En route to the Middle East, Rice called on the European Union to outlaw the political wing of Hamas to dry up the flow of donations to the group, which has killed hundreds of Israelis in bombings and shootings.
A troop pullback would be the first major step by Israel toward implementing the peace plan, which calls on Israel to return to positions it held before the outbreak of fighting in September 2000. Bush launched the plan June 4, but its implementation has been rocky until now.
The truce agreement was worked out between Marwan Barghouti, the jailed West Bank leader of Yasser Arafat's Fatah movement, and heads of Hamas and Islamic Jihad in Damascus, Syria -- Khaled Mashal and Ramadan Shalah.
The Associated Press reported Wednesday, citing a Fatah legislator involved in negotiations, that Mashal and Shalah had agreed to the proposal.
However, local Hamas and Islamic Jihad leaders in the Gaza Strip initially denied there was a deal, and then said it had not been finalized and needed more study.
Providing confirmation from the Gaza militants themselves, a senior militia leader told the AP that Hamas and Islamic Jihad have accepted the proposal. "The trilateral document is now ready," the official said Friday, referring to the truce deal.
Ahead of a formal announcement Sunday, talks will continue with 10 smaller factions to have them sign the agreement as well, the official said, speaking on condition that neither he nor his group be identified.
The military wings of Hamas and Islamic Jihad and a Fatah-allied militia have been responsible for the vast majority of scores of shootings and bombings that have killed hundreds of Israelis in the past 33 months of fighting. It appeared very unlikely any of the smaller groups would oppose the deal, now that Hamas and Islamic Jihad are on board.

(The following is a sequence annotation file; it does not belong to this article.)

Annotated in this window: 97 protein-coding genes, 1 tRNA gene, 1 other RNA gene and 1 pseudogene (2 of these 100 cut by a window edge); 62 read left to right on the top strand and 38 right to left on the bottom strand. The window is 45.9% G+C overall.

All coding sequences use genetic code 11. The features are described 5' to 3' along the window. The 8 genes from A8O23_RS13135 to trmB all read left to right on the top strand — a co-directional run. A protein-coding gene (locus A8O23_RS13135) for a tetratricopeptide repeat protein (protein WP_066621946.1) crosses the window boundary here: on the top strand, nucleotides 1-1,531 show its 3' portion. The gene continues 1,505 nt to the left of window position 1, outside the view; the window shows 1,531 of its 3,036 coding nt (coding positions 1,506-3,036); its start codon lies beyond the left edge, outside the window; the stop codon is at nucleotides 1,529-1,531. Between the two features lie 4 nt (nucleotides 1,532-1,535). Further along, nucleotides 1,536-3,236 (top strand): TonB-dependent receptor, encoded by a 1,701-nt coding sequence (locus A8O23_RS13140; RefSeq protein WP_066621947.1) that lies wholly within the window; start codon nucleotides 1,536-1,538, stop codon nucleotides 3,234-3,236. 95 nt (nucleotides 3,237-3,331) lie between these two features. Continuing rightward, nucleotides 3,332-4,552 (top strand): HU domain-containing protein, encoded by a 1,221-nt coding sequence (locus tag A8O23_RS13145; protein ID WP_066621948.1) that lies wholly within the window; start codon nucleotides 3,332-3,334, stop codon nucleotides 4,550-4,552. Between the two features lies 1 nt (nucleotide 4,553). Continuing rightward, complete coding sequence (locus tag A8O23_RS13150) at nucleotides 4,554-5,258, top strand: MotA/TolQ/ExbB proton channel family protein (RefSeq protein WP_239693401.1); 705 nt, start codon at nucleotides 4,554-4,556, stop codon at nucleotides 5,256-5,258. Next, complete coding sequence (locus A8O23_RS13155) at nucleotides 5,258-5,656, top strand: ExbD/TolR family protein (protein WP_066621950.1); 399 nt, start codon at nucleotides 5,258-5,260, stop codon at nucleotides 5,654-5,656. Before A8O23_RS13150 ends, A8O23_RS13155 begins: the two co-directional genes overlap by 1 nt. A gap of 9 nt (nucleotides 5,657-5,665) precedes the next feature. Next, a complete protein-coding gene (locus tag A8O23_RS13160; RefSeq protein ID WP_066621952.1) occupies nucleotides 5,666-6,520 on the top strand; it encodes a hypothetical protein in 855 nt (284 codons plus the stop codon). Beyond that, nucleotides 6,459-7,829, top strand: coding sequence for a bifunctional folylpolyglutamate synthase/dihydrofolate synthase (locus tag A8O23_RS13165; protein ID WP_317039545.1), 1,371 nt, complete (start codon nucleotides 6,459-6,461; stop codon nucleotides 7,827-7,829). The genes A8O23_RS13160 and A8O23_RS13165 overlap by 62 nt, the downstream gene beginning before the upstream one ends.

Throughout the day, Hamas and Islamic Jihad officials had been hinting strongly that they have accepted the agreement.
"A plan for a truce ... will be announced along with other Palestinian factions at the right time," Mahmoud Zahar, a Hamas leader, he told Lebanon's Al Hayat-LBC satellite television from Gaza.
Mohammed al-Hindi, the Islamic Jihad leader in Gaza, told Al-Jazeera satellite TV that "in a short time we will have a final document," adding that it would be presented to Abbas before being formally announced.
One demand -- but not a precondition -- of the truce is that Israel halt all military strikes, including targeted killings of wanted Palestinians.
The target of Friday's raid, top Hamas bombmaker Adnan al-Ghoul, also known as "The Engineer," was not present. Al-Ghoul, wanted for more than a decade, has supervised the construction of homemade rockets Hamas has been firing at Jewish settlements and Israeli border towns.
In the raid, an Israeli commando team surrounded the home of the bombmaker's brother Omran al-Ghoul in the village of Mujarkha in the central Gaza Strip.
A gunbattle erupted between soldiers and dozens of armed Palestinians. Omran al-Ghoul, a Hamas operative, as well as the bombmaker's 19-year-old son, Mohammed, and an Israeli soldier were killed. In a separate clash nearby, a bystander and another gunman were killed, Palestinian hospital officials said.
Palestinian witnesses said they heard 17 tank shells being shot during the battles, and that helicopters fired incessantly.
Thousands of Palestinians marched in a funeral procession for the four Palestinians killed and called for revenge. Some in the crowd shouted out a warning for Abbas, who is also called Abu Mazen: "Abu Mazen, listen closely. There is nothing except resistance."